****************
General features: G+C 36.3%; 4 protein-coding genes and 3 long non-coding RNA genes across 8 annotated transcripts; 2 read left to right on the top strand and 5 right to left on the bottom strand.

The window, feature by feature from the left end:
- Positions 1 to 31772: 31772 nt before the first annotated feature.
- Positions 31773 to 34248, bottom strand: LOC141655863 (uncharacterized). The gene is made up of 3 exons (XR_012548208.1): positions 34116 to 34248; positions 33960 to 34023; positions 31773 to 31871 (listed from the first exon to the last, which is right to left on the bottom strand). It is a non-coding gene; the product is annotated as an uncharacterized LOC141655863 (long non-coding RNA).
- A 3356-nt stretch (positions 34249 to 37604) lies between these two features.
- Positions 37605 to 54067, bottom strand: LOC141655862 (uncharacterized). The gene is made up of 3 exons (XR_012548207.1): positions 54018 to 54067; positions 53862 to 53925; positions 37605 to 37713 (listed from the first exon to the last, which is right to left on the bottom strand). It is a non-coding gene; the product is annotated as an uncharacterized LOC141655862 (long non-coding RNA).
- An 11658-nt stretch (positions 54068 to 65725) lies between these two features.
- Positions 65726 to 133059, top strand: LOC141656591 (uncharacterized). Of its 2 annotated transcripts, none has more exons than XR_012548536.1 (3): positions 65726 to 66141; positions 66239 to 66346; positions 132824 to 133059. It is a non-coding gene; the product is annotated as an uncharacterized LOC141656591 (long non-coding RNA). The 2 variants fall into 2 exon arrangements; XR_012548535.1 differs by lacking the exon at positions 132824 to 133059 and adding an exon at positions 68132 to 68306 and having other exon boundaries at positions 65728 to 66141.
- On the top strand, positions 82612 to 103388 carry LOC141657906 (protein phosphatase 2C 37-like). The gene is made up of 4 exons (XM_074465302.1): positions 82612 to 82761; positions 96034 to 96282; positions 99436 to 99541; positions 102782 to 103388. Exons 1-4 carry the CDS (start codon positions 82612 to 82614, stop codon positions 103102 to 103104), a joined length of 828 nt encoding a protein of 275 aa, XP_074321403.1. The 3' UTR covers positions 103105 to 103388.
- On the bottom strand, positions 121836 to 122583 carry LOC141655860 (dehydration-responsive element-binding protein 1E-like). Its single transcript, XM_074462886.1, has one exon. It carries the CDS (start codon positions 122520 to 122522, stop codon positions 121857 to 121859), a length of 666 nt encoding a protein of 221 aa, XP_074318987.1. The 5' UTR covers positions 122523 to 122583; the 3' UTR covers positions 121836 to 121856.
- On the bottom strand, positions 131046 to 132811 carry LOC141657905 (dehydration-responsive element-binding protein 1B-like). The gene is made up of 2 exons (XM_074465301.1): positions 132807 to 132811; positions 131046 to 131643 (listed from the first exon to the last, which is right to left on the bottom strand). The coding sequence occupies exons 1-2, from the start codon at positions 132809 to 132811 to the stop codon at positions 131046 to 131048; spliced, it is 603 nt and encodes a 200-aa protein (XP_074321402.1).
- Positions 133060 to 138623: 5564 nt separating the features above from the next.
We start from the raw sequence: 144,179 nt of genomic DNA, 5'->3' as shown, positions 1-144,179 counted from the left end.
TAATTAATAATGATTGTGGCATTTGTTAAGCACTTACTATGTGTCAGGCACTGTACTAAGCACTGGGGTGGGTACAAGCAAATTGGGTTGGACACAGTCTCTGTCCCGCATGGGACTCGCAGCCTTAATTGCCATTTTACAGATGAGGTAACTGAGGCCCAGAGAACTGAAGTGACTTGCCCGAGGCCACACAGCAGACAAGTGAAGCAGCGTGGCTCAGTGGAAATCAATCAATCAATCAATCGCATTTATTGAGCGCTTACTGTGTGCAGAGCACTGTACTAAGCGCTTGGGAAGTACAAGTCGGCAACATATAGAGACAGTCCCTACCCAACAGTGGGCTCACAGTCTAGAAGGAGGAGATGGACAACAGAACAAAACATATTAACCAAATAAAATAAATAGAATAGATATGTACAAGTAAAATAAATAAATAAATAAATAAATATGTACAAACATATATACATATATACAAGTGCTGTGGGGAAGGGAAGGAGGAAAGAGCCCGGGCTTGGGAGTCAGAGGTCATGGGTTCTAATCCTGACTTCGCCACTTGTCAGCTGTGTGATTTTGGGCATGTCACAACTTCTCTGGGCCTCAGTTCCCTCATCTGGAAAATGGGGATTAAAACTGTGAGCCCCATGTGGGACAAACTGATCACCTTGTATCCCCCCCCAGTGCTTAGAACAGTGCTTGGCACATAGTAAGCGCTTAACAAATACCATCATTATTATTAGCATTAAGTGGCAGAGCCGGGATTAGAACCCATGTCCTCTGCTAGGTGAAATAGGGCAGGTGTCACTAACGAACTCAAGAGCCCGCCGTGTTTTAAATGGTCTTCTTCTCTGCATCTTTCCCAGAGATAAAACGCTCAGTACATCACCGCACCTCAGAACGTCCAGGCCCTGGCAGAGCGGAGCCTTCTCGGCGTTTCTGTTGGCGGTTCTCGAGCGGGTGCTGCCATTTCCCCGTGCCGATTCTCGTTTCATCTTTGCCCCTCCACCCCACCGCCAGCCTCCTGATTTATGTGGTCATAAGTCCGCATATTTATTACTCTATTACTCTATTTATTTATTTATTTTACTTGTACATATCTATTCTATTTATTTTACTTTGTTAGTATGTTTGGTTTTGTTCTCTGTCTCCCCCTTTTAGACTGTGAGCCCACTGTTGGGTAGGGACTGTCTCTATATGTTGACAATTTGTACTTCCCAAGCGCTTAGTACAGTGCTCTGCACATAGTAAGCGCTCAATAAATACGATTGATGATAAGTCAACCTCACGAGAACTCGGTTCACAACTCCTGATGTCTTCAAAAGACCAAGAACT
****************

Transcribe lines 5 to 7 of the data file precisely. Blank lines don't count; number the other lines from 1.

- A 3356-nt stretch (positions 34249 to 37604) lies between these two features.
- Positions 37605 to 54067, bottom strand: LOC141655862 (uncharacterized). The gene is made up of 3 exons (XR_012548207.1): positions 54018 to 54067; positions 53862 to 53925; positions 37605 to 37713 (listed from the first exon to the last, which is right to left on the bottom strand). It is a non-coding gene; the product is annotated as an uncharacterized LOC141655862 (long non-coding RNA).
- An 11658-nt stretch (positions 54068 to 65725) lies between these two features.